Jelle Schoenmaker, Managing Director and Joseph Valentine, Senior Sales Executive, Cycleon
Sustainability and convenience are not typically paired together when it comes to ecommerce operations and activities. With the modern consumer now regarding convenient features such as free and fast delivery and returns as the norm, brands who do not offer this may lose out to competitors in the race to secure customer loyalty and return spending.
Such features, as well as others such as ‘pay later’ options, do not encourage a greener approach to commerce as they spur on higher order volumes, which result in increased returns volumes, too. If a brand’s returns flow is not sustainably optimised, processing these returns will require more packaging, produce and transport – all of which take up more resources, whether this be materials or energy, that could otherwise be avoided.
Luckily for both brands and their consumers, convenience does not always have to be compromised within a sustainable reverse logistics model. Not only can these desired features be maintained through localised operations and data-driven decision making, but our studies have also shown that customers worldwide are willing to compromise on these features if their returns can be processed in a more environmentally conscious way. This highlights that sustainable initiatives actually benefit the consumer experience.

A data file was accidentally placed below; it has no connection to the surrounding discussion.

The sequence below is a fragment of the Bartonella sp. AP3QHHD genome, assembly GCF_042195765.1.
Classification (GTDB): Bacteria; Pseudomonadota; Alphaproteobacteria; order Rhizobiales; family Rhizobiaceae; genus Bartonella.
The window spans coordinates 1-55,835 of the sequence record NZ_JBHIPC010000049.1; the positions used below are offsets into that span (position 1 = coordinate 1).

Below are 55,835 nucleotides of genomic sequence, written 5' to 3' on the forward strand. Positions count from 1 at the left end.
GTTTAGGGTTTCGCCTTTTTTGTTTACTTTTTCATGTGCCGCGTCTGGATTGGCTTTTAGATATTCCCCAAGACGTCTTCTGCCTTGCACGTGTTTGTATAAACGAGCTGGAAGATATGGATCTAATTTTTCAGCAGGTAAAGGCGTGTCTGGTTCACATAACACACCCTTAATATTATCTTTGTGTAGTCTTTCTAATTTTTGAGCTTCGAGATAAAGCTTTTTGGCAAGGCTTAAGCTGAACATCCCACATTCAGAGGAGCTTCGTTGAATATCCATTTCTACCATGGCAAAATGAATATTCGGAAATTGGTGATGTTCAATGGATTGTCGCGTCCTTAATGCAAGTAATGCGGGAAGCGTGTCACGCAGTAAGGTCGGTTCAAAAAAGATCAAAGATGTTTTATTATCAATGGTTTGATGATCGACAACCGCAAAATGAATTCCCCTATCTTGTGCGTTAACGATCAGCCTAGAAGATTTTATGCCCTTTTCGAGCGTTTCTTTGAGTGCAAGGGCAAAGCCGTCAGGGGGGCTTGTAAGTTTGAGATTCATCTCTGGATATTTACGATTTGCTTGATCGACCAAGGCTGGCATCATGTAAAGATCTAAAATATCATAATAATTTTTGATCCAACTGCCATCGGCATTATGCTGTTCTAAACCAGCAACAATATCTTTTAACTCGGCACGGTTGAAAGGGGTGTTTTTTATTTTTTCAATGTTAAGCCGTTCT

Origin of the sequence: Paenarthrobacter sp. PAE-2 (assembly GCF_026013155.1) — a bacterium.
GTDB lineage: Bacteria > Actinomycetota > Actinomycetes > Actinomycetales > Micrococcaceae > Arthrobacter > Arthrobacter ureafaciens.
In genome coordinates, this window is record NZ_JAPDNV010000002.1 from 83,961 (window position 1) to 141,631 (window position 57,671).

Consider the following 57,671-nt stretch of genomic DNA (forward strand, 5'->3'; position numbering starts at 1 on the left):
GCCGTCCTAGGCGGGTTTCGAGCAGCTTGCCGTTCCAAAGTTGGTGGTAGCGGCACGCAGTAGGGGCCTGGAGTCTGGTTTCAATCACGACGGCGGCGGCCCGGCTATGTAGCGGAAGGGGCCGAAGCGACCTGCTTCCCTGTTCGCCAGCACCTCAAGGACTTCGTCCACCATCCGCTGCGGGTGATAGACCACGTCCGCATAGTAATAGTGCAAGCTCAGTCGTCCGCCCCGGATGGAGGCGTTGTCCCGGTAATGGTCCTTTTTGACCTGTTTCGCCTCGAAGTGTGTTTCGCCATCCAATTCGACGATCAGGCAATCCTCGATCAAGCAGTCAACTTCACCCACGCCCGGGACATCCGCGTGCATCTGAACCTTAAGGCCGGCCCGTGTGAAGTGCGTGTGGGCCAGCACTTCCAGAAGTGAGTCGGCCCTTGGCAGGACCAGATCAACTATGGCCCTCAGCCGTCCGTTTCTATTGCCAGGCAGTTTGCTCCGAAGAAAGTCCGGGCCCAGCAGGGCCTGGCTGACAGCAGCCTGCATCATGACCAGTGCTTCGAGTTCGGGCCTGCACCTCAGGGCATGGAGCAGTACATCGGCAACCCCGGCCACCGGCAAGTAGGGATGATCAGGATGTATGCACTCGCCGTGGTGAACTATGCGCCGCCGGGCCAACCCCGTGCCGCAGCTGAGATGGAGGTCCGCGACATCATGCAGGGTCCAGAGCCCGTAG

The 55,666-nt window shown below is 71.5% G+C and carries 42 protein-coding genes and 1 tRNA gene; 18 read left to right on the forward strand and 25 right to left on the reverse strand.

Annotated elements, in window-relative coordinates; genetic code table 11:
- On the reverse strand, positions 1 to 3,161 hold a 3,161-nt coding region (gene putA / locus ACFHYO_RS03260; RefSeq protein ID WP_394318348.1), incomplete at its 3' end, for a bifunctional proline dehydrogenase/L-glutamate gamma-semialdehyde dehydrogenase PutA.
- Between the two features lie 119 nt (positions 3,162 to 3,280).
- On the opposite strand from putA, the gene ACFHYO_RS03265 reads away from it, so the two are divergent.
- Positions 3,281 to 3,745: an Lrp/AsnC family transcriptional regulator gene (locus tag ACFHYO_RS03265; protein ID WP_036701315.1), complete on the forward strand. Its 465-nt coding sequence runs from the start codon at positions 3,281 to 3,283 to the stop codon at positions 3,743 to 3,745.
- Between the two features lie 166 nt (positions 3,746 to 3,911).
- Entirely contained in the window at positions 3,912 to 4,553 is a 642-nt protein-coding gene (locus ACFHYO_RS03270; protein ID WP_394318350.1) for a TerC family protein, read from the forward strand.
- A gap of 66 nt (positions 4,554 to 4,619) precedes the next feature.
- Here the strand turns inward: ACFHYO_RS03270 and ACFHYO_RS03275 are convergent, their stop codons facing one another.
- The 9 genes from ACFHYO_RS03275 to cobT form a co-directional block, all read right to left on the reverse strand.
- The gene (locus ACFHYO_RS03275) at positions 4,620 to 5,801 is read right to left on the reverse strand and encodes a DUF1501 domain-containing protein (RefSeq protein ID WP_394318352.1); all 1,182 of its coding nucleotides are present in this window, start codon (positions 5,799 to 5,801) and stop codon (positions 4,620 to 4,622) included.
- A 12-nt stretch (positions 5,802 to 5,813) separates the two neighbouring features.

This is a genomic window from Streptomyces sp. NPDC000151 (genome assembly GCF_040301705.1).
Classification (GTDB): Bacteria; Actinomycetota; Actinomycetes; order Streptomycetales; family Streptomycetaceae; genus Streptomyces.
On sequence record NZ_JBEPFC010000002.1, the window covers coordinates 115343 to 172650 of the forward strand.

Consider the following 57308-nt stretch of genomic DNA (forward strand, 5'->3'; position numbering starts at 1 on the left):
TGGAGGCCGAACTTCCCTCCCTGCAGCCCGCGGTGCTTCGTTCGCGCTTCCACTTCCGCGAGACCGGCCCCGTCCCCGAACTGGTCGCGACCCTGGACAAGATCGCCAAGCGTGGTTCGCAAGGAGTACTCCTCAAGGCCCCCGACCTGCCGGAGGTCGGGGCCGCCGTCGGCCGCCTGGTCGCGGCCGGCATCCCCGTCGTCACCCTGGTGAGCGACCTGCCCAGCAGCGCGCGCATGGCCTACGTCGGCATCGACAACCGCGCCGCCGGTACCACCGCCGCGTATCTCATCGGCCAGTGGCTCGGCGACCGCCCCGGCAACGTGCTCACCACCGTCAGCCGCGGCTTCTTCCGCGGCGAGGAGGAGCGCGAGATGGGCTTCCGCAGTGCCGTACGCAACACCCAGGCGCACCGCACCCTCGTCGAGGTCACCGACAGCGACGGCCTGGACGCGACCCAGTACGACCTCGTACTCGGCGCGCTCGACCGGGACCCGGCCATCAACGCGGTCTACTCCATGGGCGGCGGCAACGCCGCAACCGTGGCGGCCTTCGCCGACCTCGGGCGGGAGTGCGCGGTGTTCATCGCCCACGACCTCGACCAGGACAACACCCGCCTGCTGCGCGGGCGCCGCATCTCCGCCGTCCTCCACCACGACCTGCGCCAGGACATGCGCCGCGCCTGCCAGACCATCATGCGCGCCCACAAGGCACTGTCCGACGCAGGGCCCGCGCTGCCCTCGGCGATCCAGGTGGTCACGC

In Cycleon’s global market study on consumer returns behaviour, we gathered more than 3,800 responses from online shoppers located in 12 countries. We uncovered that in most territories, around three in four respondents indicated that they would be prepared to wait longer for a refund if their return was handled sustainably. Additionally, one in two of those surveyed also indicated that although free returns are valuable, they would be willing to pay for their return to be handled responsibly. In Europe, this value was 73 per cent of those questioned, and in North America, the total was 75 per cent. This is an interesting insight because it shows that, although convenient features are highly sought after by consumers, sustainability is fast becoming a major demand. It is an expectation and responsibility that will only grow over the coming years as all areas of society become more aware of the need for greener practices in everyday life. If concessions to convenience are needed to secure a greener returns flow, it seems that the majority of customers would accept them. Given that concessions are not always needed, offering more sustainable returns will only enhance the customer experience in the long run.